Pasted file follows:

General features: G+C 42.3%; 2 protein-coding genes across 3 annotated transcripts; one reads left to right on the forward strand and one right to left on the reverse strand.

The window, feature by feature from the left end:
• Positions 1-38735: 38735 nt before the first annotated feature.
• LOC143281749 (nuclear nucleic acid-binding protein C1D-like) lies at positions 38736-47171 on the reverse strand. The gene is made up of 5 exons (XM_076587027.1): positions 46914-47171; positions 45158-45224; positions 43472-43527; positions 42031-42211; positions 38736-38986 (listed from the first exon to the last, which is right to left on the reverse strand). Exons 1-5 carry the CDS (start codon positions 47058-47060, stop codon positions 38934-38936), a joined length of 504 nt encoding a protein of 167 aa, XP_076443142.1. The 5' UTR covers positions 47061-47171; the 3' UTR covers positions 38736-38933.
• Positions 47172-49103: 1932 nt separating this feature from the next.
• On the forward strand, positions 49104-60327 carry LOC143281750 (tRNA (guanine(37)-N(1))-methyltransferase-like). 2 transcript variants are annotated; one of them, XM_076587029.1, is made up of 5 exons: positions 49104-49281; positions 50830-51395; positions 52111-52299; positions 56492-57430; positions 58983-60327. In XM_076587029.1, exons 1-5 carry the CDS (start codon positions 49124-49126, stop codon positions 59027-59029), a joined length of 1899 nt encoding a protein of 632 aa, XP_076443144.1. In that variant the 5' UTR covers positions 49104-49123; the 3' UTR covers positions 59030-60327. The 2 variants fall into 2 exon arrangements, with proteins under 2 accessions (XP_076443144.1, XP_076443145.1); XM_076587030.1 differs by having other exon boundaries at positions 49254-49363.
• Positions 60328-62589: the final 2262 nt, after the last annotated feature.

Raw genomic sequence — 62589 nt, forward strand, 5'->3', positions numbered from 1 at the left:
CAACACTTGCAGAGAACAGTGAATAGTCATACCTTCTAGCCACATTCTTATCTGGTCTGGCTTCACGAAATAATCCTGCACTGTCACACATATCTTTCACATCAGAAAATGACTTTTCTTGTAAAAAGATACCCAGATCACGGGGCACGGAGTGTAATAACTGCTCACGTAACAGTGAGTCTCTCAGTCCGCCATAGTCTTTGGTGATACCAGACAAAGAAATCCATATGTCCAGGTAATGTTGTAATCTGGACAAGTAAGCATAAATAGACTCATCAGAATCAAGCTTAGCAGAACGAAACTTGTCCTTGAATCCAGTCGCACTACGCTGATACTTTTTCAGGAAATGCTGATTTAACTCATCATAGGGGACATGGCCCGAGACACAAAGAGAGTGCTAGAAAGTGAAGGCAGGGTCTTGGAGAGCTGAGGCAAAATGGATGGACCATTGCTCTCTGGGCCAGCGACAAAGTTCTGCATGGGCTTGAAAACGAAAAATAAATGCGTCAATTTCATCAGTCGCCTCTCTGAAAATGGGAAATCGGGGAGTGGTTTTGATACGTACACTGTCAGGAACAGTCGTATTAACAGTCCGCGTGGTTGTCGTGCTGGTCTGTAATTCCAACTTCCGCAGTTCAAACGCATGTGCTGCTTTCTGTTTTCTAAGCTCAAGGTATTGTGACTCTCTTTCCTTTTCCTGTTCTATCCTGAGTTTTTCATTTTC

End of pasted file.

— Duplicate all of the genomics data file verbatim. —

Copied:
General features: G+C 42.3%; 2 protein-coding genes across 3 annotated transcripts; one reads left to right on the forward strand and one right to left on the reverse strand.

The window, feature by feature from the left end:
• Positions 1-38735: 38735 nt before the first annotated feature.
• LOC143281749 (nuclear nucleic acid-binding protein C1D-like) lies at positions 38736-47171 on the reverse strand. The gene is made up of 5 exons (XM_076587027.1): positions 46914-47171; positions 45158-45224; positions 43472-43527; positions 42031-42211; positions 38736-38986 (listed from the first exon to the last, which is right to left on the reverse strand). Exons 1-5 carry the CDS (start codon positions 47058-47060, stop codon positions 38934-38936), a joined length of 504 nt encoding a protein of 167 aa, XP_076443142.1. The 5' UTR covers positions 47061-47171; the 3' UTR covers positions 38736-38933.
• Positions 47172-49103: 1932 nt separating this feature from the next.
• On the forward strand, positions 49104-60327 carry LOC143281750 (tRNA (guanine(37)-N(1))-methyltransferase-like). 2 transcript variants are annotated; one of them, XM_076587029.1, is made up of 5 exons: positions 49104-49281; positions 50830-51395; positions 52111-52299; positions 56492-57430; positions 58983-60327. In XM_076587029.1, exons 1-5 carry the CDS (start codon positions 49124-49126, stop codon positions 59027-59029), a joined length of 1899 nt encoding a protein of 632 aa, XP_076443144.1. In that variant the 5' UTR covers positions 49104-49123; the 3' UTR covers positions 59030-60327. The 2 variants fall into 2 exon arrangements, with proteins under 2 accessions (XP_076443144.1, XP_076443145.1); XM_076587030.1 differs by having other exon boundaries at positions 49254-49363.
• Positions 60328-62589: the final 2262 nt, after the last annotated feature.

Raw genomic sequence — 62589 nt, forward strand, 5'->3', positions numbered from 1 at the left:
CAACACTTGCAGAGAACAGTGAATAGTCATACCTTCTAGCCACATTCTTATCTGGTCTGGCTTCACGAAATAATCCTGCACTGTCACACATATCTTTCACATCAGAAAATGACTTTTCTTGTAAAAAGATACCCAGATCACGGGGCACGGAGTGTAATAACTGCTCACGTAACAGTGAGTCTCTCAGTCCGCCATAGTCTTTGGTGATACCAGACAAAGAAATCCATATGTCCAGGTAATGTTGTAATCTGGACAAGTAAGCATAAATAGACTCATCAGAATCAAGCTTAGCAGAACGAAACTTGTCCTTGAATCCAGTCGCACTACGCTGATACTTTTTCAGGAAATGCTGATTTAACTCATCATAGGGGACATGGCCCGAGACACAAAGAGAGTGCTAGAAAGTGAAGGCAGGGTCTTGGAGAGCTGAGGCAAAATGGATGGACCATTGCTCTCTGGGCCAGCGACAAAGTTCTGCATGGGCTTGAAAACGAAAAATAAATGCGTCAATTTCATCAGTCGCCTCTCTGAAAATGGGAAATCGGGGAGTGGTTTTGATACGTACACTGTCAGGAACAGTCGTATTAACAGTCCGCGTGGTTGTCGTGCTGGTCTGTAATTCCAACTTCCGCAGTTCAAACGCATGTGCTGCTTTCTGTTTTCTAAGCTCAAGGTATTGTGACTCTCTTTCCTTTTCCTGTTCTATCCTGAGTTTTTCATTTTC